After hiring a new manager and some power-hitting help, the Minnesota Twins have assembled a team for 2019 that, assuming expected progress by several of their young players, they’re confident can close the gap with Cleveland in the AL Central .
The Twins don’t have to wait for a crack at the three-time defending division champions, with a season-opening three-game series starting on Thursday afternoon that will mark rookie skipper Rocco Baldelli’s debut in the dugout. The Indians are short-handed, too, with shortstop Francisco Lindor and second baseman Jason Kipnis both out with calf injuries.
“I think I’ll have a good start this year. When I see Cleveland, it’s a good thing,” said Twins left fielder Eddie Rosario, who has a robust .973 OPS in 67 career games against the Indians.
Not all of his teammates, alas, have enjoyed such stellar performance against Cleveland, but there’s clearly an air of embracing the challenge surrounding the Twins this spring. Right-hander Jose Berrios will make his first opening day start, who at age 24 will be the youngest to take the mound in the first game for Minnesota since a 23-year-old Brad Radke in 1996.
Berrios, who made his first All-Star team last season, will be matched against, gulp, Corey Kluber, the two-time AL Cy Young Award winner.
“If you want to be the best, you have to play against the best,” Berrios said.
He’s one of the handful of under-28 players the Twins are counting on to continue their development and, thus, form the core of a legitimate contender. Berrios posted a 3.84 ERA with two complete games and 202 strikeouts in 192 1/3 innings, all career bests.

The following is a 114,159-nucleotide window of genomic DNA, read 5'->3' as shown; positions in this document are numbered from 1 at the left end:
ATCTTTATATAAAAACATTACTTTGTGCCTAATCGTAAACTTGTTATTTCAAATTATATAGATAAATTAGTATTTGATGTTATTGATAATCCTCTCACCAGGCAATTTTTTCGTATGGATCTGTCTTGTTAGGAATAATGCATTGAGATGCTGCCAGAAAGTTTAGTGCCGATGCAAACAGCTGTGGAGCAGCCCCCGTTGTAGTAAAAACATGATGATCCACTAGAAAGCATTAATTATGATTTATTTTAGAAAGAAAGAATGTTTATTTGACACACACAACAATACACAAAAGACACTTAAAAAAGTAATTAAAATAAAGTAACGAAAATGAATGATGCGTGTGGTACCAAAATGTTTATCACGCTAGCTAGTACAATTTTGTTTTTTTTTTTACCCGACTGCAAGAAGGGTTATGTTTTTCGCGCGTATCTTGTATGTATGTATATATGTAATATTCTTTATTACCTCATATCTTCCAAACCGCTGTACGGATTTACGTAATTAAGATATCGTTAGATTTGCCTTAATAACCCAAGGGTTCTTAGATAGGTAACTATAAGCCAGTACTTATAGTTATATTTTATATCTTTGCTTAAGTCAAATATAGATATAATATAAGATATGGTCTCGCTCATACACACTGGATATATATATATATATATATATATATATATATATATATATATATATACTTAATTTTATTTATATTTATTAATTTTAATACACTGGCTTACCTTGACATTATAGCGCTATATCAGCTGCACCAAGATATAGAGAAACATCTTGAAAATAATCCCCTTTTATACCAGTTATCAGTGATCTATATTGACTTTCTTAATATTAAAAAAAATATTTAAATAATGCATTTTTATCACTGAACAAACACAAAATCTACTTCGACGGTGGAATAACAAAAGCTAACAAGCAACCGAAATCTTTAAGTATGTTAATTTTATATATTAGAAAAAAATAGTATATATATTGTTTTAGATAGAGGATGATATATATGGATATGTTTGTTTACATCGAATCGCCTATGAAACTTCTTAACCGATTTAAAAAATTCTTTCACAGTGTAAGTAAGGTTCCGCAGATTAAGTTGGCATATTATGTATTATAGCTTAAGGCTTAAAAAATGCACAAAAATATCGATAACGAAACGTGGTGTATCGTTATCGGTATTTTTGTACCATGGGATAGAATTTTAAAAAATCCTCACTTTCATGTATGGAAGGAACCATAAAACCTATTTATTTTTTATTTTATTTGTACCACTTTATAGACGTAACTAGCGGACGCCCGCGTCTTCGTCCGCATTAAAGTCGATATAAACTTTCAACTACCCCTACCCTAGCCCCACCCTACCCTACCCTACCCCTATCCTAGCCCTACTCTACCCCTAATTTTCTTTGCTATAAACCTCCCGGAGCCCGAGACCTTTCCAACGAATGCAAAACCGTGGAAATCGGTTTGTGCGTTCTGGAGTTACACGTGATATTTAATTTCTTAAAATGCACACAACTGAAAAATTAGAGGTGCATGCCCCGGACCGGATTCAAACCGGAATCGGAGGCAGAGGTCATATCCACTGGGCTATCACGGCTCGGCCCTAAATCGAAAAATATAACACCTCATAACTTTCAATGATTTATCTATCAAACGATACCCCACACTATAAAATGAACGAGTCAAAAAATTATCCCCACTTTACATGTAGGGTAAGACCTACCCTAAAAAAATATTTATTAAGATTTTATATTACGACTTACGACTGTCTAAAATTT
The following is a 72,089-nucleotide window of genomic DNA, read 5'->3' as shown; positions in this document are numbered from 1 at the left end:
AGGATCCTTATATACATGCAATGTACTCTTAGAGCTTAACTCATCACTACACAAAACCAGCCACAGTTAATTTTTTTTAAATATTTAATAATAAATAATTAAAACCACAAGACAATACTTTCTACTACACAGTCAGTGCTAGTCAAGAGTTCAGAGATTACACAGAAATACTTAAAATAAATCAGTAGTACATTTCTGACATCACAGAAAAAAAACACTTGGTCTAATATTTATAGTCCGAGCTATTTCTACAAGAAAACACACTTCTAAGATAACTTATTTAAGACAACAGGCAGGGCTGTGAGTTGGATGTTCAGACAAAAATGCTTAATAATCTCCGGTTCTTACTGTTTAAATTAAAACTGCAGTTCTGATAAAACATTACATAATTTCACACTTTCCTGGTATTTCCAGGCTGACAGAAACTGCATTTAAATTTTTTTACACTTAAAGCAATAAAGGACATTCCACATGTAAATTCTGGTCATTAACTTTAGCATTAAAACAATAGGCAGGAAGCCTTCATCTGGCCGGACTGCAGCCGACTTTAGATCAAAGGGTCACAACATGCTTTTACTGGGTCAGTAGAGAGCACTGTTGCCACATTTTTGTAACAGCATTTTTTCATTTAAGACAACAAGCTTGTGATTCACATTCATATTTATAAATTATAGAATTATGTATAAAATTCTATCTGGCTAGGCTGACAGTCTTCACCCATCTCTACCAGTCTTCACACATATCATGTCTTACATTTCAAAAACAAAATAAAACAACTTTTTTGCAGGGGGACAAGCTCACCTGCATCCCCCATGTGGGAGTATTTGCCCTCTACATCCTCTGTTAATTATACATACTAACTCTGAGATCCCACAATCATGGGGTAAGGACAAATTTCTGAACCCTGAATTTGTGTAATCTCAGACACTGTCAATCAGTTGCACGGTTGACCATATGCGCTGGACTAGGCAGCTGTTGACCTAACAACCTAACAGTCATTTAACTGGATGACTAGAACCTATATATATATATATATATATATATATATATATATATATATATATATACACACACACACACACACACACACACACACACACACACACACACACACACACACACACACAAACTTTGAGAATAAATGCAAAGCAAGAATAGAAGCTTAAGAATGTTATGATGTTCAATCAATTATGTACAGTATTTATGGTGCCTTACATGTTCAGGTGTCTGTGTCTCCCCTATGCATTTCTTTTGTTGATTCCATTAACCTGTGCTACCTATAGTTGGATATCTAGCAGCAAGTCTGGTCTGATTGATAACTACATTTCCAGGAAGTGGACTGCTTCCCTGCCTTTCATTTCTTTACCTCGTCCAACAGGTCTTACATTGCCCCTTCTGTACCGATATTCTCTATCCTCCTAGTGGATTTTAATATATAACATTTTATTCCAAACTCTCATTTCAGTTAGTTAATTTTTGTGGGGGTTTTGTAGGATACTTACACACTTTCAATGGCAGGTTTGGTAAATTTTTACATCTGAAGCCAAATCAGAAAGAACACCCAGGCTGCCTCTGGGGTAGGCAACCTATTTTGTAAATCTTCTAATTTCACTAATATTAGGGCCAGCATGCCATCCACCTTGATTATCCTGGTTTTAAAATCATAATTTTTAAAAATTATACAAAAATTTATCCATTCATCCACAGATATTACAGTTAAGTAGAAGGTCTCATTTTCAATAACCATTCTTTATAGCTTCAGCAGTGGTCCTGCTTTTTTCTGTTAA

“I know more of myself. I know how to control my pitches. I know more of the hitters,” Berrios said.
With Kluber, Trevor Bauer, Carlos Carrasco, Mike Clevinger and Shane Bieber, the Indians have a rotation that’s as stacked as any in the major leagues . Where the Twins can best compare, though, is at the plate after adding Nelson Cruz, C.J. Cron and Jonathan Schoop for a big boost in home run prowess.
“They’ve got a potentially a really good lineup. We’re going to play them, what, 19 times? So I’m guessing we’ll get a pretty good feel for it really soon,” said Indians manager Terry Francona, for whom Baldelli played with the Boston Red Sox in 2009.
Baldelli will have nine tickets left at will call for visiting family and friends. Beyond that, he said he hasn’t been mulling the magnitude of the moment surrounding his first game as a manager, having been too busy trying to get his players ready.
“It’s a group of relative youth and a group that could turn into anything,” Baldelli said on Wednesday before the team held a workout at Target Field, “and that’s what we’re here to do. We’re here to give them the environment to allow all of their gifts and all of their talents to come to fruition. If that happens, then who knows what we’re looking at? But it’s an exceptionally talented group.”